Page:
Suh, Won-Joo (2010) 'Museum Education for Communities: Its Possibilities and Limits.' In: Museum Education in Korea. Seoul, Korea: MoonUmSa, pp. 235-254.
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A museum has a close relationship with the community where it is based and plays a role in various areas such as culture, society, economy and politics. Therefore, many governments implement a policy which endeavours to develop a local community by establishing or expanding a museum. The local government of Basque in Spain intended to re-invigorate their city by establishing a museum. Bilbao, which once had a poor cultural legacy, gained a world-class reputation as soon as the Guggenheim Museum was built and became one of the most famous cities for its cultural and tourist attraction. Afterwards, the term 'Bilbao effect' was coined to describe the success of the city revival plan. The British government launched the "Renaissance project" in order to re-generate deprived communities in England by supporting regional museums. Regional museums which were supported by the project tried to encourage locals to visit museums and enhance educational outcomes from the museum experience. Local museums serve the community by optimising their education programmes according to the characters of the community. In Korea, it is also recommended that the government should expand their support to museums, thereby museums fulfilling the educational and cultural need of the community by developing exhibitions and education programmes. However, the most important precondition for museums to serve the community is that they should recognise themselves as part of the community and try to communicate with the community on an equal footing.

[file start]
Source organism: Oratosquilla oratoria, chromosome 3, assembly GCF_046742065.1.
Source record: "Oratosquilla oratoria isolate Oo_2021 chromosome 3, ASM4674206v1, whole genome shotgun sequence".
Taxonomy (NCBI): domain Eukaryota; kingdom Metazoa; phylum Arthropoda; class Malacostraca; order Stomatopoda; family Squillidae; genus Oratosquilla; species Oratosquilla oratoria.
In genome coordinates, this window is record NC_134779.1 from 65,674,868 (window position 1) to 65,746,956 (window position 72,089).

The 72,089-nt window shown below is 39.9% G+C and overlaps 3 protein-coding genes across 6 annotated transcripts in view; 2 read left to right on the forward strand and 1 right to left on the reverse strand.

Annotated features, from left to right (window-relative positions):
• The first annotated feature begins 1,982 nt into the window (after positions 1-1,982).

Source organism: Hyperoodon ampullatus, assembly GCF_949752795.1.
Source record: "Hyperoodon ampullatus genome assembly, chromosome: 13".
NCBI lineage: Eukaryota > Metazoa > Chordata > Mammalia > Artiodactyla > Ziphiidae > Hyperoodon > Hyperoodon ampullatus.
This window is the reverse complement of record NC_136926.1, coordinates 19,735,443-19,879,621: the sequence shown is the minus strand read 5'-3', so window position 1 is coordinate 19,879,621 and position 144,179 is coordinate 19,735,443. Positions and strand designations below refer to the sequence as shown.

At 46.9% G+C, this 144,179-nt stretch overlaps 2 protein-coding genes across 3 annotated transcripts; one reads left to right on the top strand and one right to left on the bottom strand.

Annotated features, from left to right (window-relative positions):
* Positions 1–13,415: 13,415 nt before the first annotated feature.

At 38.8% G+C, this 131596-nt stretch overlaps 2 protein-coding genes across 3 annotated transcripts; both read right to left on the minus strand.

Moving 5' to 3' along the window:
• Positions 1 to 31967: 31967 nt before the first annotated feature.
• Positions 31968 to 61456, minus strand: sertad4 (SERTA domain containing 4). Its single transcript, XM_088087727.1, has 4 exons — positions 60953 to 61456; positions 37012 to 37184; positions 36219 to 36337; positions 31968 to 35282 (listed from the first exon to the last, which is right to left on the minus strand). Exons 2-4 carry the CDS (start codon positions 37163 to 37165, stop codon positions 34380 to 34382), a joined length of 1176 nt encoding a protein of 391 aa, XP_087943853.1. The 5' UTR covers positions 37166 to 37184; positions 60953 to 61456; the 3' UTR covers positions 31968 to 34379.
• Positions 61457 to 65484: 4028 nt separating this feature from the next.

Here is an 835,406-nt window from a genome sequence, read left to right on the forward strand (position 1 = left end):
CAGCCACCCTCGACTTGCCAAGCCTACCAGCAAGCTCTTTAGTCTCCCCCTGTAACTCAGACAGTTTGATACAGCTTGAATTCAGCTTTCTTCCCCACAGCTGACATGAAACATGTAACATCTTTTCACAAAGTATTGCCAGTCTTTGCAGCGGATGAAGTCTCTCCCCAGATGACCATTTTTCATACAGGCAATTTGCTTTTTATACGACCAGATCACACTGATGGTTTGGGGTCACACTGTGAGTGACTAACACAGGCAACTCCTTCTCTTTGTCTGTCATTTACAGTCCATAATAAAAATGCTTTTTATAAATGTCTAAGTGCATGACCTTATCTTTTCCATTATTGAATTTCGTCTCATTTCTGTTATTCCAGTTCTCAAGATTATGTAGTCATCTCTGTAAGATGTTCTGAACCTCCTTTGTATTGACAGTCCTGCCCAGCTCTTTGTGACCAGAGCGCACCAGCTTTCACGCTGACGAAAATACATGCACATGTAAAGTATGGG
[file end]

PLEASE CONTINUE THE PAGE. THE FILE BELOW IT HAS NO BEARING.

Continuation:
|Item Type:||Book Chapters|
|Keywords:||community, museum education, Guggenheim Museum, Bilbao effect, Renaissance project, regional museums|
|SOAS Departments & Centres:||Legacy Departments > Languages of the Wider World CETL|
|Depositing User:||Won-Joo Suh|
|Date Deposited:||28 Oct 2010 10:26|
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